Overview of Current Market Conditions

Pre-market futures are up this morning. There is no real news on which market opinion to pivot, but slightly bullish sentiment looks to be gathering ahead of tomorrow’s Consumer Price Index (CPI) report, which is expected to come in +3.5% on the Inflation Rate (headline CPI year over year) and +3.7% on core CPI year over year. Last week’s Jobs Report was stronger than expected, so sandwiched in between these two major economic metrics, investors apparently feel pretty good about where they are.

We’re only a week and a half into a new trading quarter. The pullbacks we’ve seen — not unexpected, by the way, with +10% gains on the Nasdaq and S&P 500 in Q1 — have amounted to -2% on the Dow and small-cap Russell 2000. Thus, flowing forward by +45 points on the Dow, +13 on the S&P and +67 points on the Nasdaq as of right now. Over the last month, the Dow is +0.89%, the Russell +1.46%, the Nasdaq +2.18% and the S&P, which leads all major indices over that time period, is +2.80%.

While CPI data is the big report tomorrow, it’s not the only one. We also get a look at the minutes of the latest Federal Open Market Committee (FOMC) meeting from last month, which paused for the fifth straight meeting from making a move on interest rates. The current range of +5.25-5.50%, arrived at last July, is now the highest rate in more than 23 years, when the tech bubble was beginning to prove unstable. But we don’t see similar weaknesses in the economy presently.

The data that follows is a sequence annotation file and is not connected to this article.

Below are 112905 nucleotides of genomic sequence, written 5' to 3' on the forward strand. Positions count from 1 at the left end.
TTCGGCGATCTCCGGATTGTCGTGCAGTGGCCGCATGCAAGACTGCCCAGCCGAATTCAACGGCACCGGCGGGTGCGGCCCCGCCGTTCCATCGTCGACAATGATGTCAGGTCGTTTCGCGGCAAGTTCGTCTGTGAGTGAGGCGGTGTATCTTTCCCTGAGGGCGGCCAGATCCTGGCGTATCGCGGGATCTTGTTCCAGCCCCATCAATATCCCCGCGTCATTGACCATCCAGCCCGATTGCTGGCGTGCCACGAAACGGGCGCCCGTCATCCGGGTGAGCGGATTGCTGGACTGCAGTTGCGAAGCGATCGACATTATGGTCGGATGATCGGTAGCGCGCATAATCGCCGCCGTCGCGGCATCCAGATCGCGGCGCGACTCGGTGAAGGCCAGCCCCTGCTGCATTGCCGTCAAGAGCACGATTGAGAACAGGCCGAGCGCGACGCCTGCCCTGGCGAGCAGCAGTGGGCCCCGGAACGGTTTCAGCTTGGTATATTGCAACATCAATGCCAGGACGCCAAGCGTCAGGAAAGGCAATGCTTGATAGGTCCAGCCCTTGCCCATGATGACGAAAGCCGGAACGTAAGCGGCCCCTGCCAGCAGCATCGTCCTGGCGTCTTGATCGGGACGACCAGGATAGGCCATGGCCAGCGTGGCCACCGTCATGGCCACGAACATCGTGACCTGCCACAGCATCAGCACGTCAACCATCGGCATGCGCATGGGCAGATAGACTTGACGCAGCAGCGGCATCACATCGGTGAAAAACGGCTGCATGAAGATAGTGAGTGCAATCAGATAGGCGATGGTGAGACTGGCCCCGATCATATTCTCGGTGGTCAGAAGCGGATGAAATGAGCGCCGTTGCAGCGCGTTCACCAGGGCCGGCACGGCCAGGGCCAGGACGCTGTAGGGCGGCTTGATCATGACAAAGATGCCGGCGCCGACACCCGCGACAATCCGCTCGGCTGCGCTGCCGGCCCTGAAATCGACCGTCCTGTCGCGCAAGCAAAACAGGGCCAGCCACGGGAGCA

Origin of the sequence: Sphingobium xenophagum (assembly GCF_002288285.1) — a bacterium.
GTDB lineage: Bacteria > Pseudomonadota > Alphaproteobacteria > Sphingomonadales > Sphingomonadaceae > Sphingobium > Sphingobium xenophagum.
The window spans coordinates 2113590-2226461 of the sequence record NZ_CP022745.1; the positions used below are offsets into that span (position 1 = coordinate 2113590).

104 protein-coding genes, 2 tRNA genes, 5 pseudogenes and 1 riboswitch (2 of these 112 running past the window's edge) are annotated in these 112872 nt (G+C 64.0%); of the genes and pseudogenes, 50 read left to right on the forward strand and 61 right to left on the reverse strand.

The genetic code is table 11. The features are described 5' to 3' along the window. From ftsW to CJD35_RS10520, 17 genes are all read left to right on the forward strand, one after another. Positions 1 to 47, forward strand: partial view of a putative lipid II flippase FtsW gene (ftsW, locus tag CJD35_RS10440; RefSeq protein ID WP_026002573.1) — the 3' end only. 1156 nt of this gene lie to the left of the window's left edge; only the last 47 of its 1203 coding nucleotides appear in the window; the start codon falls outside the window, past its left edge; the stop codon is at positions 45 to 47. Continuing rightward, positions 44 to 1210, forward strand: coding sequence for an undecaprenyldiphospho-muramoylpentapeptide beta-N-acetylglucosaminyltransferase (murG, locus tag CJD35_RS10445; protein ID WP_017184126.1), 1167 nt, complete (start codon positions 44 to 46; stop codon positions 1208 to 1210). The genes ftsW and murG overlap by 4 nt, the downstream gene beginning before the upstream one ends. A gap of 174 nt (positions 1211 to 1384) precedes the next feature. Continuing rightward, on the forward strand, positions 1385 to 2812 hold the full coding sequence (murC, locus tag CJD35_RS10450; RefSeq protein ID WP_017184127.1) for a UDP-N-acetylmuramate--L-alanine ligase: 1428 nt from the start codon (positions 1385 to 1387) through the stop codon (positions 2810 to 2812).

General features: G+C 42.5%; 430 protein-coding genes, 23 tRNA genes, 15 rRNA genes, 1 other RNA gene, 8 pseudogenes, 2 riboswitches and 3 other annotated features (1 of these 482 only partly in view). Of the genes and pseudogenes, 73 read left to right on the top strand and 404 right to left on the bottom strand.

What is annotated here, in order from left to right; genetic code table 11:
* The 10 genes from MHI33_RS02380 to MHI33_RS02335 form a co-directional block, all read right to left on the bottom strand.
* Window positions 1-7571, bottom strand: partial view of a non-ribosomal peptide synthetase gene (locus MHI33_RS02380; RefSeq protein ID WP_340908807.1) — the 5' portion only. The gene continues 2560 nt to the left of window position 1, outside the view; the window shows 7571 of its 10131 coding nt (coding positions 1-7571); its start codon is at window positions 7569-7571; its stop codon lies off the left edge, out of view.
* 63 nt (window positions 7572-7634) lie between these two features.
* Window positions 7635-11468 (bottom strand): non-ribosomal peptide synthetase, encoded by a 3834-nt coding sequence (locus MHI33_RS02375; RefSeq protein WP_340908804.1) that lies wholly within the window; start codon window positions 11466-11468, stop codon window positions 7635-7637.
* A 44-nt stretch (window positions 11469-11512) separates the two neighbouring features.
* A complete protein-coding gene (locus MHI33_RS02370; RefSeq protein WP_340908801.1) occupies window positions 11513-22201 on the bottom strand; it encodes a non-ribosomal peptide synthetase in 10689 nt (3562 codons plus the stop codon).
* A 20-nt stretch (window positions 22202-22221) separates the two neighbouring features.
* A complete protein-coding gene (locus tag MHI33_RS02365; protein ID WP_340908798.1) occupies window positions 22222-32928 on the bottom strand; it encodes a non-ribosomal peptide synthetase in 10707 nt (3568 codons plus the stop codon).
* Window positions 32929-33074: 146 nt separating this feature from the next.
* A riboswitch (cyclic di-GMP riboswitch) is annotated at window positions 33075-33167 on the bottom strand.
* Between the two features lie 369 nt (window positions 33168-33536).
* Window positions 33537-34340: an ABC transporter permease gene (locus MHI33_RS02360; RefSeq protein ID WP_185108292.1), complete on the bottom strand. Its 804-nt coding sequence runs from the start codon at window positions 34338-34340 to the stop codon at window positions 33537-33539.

Are valuations for A.I.-related stocks high? You bet they are. Yet without knowledge of foresight, there’s no way to tell how high these stocks can go, nor whether valuations for these companies will be demonstrably higher for the foreseeable future. This is a good place to be for our economy — perhaps not in terms of interest rates and inflation, but in terms of productivity and potential. Of course, this may delay plans to return ourselves to optimum +2% inflation rates, currently expected to arrive next year.

To the Fed’s credit, they have not overplayed their hand. While notably late to the party in terms of jacking up rates to cool inflamed inflation levels just over two years ago, the monetary policy body moved swiftly but not erratically to bring us our current high levels. They are now discussing rate cuts, not for the next Fed meeting on April 30/May 1, but for the one after that. We should be able to see in today’s Fed minutes if anyone is getting cold feet regarding that timeline.

Aside from higher interest rates, another salve for inflation is productivity. The latest U.S. government investment in infrastructure manifested itself this morning, with the announcement that Taiwan Semiconductor TSM is taking part of the $6.8 billion allotted in the Chips Act to build the first of its U.S.-based fabrication plants for microchips. Aside from moving a chess piece that would keep any future Chinese invasion of the island of Taiwan from almost completely annexing semiconductor manufacturing, this plant also promises plenty of good-paying tech jobs.

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The views and opinions expressed herein are the views and opinions of the author and do not necessarily reflect those of Nasdaq, Inc.


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